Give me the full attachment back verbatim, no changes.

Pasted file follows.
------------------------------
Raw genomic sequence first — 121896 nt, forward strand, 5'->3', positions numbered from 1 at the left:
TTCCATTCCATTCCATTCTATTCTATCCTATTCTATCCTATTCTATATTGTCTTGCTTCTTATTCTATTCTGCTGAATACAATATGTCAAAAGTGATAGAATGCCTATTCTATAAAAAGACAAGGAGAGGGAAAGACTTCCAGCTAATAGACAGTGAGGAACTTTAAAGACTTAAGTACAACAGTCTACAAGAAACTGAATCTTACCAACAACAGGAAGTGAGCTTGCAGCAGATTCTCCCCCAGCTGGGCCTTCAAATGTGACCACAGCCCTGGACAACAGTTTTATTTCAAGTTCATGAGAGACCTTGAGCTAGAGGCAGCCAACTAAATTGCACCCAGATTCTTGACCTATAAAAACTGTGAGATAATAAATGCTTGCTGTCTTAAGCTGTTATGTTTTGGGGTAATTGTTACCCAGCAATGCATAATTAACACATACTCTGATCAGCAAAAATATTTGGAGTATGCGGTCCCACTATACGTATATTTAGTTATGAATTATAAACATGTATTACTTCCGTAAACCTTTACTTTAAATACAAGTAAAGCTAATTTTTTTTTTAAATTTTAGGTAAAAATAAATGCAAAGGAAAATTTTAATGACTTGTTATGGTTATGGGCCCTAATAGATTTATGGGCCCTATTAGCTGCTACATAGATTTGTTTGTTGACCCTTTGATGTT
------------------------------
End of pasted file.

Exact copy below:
Raw genomic sequence first — 121896 nt, forward strand, 5'->3', positions numbered from 1 at the left:
TTCCATTCCATTCCATTCTATTCTATCCTATTCTATCCTATTCTATATTGTCTTGCTTCTTATTCTATTCTGCTGAATACAATATGTCAAAAGTGATAGAATGCCTATTCTATAAAAAGACAAGGAGAGGGAAAGACTTCCAGCTAATAGACAGTGAGGAACTTTAAAGACTTAAGTACAACAGTCTACAAGAAACTGAATCTTACCAACAACAGGAAGTGAGCTTGCAGCAGATTCTCCCCCAGCTGGGCCTTCAAATGTGACCACAGCCCTGGACAACAGTTTTATTTCAAGTTCATGAGAGACCTTGAGCTAGAGGCAGCCAACTAAATTGCACCCAGATTCTTGACCTATAAAAACTGTGAGATAATAAATGCTTGCTGTCTTAAGCTGTTATGTTTTGGGGTAATTGTTACCCAGCAATGCATAATTAACACATACTCTGATCAGCAAAAATATTTGGAGTATGCGGTCCCACTATACGTATATTTAGTTATGAATTATAAACATGTATTACTTCCGTAAACCTTTACTTTAAATACAAGTAAAGCTAATTTTTTTTTTAAATTTTAGGTAAAAATAAATGCAAAGGAAAATTTTAATGACTTGTTATGGTTATGGGCCCTAATAGATTTATGGGCCCTATTAGCTGCTACATAGATTTGTTTGTTGACCCTTTGATGTT